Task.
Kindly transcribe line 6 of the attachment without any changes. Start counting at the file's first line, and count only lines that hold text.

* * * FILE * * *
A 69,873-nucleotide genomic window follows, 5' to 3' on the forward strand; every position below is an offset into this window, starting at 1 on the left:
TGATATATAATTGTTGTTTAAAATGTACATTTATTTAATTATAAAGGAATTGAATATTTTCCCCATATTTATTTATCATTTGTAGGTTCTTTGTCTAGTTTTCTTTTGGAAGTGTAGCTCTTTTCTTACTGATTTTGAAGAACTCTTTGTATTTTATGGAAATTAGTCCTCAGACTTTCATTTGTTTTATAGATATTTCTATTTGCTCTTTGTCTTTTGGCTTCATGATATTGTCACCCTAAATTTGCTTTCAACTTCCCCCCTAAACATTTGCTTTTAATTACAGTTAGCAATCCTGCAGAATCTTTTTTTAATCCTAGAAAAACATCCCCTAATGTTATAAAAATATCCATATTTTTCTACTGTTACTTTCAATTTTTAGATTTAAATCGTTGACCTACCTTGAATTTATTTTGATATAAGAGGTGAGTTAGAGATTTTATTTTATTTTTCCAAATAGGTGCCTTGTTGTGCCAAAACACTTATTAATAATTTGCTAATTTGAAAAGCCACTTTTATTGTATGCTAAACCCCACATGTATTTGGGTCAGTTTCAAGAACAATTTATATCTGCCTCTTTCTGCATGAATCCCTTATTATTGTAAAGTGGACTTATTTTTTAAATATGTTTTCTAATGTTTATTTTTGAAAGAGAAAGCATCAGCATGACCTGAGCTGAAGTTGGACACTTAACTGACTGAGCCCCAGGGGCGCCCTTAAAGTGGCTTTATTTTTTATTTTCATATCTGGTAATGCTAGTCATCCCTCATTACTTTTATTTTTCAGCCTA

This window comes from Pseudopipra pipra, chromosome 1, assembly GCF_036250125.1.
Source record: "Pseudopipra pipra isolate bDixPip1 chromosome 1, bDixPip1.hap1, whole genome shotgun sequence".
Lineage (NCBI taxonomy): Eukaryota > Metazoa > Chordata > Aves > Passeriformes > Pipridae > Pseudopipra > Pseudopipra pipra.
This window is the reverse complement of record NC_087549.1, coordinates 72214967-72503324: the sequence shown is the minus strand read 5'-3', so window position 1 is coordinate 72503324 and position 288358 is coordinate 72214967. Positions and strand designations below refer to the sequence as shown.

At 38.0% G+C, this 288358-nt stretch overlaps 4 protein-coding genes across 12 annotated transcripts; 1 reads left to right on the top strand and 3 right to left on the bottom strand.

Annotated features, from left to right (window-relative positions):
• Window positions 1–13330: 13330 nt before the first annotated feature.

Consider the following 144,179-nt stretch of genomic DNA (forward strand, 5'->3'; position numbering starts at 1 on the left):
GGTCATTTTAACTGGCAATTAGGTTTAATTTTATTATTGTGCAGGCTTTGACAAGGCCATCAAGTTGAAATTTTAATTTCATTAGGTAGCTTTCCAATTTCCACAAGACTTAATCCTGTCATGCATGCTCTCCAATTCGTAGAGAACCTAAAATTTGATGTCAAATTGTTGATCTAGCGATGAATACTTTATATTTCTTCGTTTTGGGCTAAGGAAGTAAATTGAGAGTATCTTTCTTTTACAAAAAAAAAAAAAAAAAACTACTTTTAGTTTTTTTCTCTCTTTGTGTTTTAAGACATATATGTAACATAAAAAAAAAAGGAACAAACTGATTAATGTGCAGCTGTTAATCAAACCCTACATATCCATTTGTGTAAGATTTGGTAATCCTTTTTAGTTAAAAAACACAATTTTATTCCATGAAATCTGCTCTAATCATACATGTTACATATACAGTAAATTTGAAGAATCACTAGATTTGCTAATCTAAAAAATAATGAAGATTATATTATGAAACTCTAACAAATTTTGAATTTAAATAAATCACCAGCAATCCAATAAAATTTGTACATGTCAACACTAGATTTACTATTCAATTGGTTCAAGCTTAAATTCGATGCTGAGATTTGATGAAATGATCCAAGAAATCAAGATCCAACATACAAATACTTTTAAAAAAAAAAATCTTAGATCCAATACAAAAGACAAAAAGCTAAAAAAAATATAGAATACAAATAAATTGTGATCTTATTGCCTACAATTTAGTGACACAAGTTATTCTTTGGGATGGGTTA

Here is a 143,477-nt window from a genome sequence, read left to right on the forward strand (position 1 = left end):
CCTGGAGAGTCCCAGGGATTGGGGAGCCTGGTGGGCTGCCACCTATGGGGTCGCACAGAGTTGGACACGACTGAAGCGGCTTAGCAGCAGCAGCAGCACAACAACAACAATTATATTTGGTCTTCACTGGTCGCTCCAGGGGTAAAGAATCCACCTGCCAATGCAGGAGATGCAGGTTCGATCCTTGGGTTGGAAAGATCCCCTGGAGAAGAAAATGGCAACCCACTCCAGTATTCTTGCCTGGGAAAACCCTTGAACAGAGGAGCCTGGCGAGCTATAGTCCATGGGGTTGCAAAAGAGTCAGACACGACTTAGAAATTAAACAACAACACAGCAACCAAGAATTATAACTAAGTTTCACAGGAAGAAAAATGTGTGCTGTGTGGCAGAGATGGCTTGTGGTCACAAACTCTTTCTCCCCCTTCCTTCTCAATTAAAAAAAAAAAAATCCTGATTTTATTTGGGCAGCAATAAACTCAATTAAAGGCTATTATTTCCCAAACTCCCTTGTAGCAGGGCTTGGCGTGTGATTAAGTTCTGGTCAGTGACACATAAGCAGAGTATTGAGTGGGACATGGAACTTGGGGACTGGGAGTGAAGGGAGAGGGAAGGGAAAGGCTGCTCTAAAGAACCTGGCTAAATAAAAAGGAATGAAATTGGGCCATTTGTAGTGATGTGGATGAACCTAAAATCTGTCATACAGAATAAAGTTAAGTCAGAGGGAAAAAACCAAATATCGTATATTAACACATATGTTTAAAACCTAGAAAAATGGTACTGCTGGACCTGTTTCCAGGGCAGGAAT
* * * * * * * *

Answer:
This window is the reverse complement of record NC_087549.1, coordinates 72214967-72503324: the sequence shown is the minus strand read 5'-3', so window position 1 is coordinate 72503324 and position 288358 is coordinate 72214967. Positions and strand designations below refer to the sequence as shown.